Ahmed Hussen, Canada’s minister of families, children, and social development, and Josephine Pon, Alberta’s minister of seniors and housing, jointly announced that the two governments will fund $3.4 million towards the project, about a quarter of the total project cost.
Half of the development’s 64 units will be rented out at 20% below market rates, while the other half will be rented at market rates.
According to Robin James, the chief administrative officer of Lethbridge Housing Authority, this “cottage-style project will provide seniors with safe, affordable, barrier-free living while addressing social isolation by providing a pet-friendly property with outdoor common space and walking paths.”
The $3.4 million that the provincial and federal governments will provide is made possible through a bilateral agreement under the National Housing Strategy. This agreement was signed in 2019 by Alberta NDP minister of seniors and housing, Lori Sigurdson, and committed Alberta to providing $339 million over 10 years to fund social and community housing in the province.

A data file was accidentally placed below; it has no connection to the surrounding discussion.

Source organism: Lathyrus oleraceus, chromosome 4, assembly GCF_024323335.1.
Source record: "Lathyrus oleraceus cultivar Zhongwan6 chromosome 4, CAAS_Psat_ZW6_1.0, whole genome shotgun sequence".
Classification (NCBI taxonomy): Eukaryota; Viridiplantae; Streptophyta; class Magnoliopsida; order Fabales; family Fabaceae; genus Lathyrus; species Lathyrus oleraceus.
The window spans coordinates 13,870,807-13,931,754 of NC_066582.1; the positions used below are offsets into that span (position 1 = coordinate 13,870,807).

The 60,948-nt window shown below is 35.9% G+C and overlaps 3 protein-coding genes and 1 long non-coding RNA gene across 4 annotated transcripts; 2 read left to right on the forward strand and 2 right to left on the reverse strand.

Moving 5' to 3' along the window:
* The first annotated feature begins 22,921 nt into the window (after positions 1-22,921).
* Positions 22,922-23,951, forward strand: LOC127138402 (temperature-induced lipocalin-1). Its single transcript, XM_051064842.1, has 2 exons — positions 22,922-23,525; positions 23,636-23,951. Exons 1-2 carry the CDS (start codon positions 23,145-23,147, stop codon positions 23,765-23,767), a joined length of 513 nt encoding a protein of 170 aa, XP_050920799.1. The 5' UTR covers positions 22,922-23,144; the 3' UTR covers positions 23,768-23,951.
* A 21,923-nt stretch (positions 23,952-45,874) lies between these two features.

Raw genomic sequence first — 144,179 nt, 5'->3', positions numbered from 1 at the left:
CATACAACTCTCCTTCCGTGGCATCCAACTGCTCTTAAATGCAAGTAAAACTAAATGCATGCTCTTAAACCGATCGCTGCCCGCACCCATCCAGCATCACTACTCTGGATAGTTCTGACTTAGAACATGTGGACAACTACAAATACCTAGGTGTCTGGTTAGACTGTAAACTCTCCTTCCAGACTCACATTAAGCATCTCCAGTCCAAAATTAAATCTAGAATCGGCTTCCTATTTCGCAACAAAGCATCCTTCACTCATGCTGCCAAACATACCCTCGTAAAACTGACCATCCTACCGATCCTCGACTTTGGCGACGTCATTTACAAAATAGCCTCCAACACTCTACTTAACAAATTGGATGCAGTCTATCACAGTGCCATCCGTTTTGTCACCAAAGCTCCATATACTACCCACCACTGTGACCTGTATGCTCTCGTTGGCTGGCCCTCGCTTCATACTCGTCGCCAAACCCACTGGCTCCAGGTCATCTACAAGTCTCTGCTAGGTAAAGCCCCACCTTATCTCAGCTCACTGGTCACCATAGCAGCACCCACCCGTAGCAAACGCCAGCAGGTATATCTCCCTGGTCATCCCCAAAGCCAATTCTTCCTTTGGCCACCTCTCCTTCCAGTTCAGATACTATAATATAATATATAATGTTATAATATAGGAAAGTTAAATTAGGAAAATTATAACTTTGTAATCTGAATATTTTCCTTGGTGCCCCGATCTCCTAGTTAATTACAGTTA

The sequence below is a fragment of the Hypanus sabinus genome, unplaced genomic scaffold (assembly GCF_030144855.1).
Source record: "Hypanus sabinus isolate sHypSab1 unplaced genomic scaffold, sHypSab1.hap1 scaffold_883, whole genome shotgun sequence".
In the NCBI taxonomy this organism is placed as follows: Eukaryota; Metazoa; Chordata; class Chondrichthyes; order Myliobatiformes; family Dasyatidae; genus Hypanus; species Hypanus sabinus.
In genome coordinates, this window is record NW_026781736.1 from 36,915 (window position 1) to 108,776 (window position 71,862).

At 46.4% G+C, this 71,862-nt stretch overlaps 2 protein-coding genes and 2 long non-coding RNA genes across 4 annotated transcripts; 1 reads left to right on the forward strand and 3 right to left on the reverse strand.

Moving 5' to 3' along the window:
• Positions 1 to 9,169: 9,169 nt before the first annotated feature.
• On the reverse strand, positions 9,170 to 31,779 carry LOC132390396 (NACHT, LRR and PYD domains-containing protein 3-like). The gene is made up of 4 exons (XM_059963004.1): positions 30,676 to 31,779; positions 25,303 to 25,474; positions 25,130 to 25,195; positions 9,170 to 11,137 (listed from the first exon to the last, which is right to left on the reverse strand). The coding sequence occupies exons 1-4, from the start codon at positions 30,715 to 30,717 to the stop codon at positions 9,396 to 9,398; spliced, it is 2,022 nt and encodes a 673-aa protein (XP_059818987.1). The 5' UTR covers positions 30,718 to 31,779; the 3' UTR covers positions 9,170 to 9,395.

Since both governments agreed to fund half of the $678 million made possible through the bilateral agreement, I assume the provincial government is providing half of the $3.4 million for this specific project, or $1.7 million. The feds will contribute $1.7 million as well.
The remaining $9.1 million in funding needed for the project has yet to be secured, but the provincial government claims they’ll work with the City of Lethbridge, the Lethbridge Housing Authority, and “other contributors” to find the remaining dollars.
In a tweet sent out the same day as the announcement, Pon indicated that private financing would be involved in the project.
There was no word on where in Lethbridge the new complex would be built. Construction should begin early next year.
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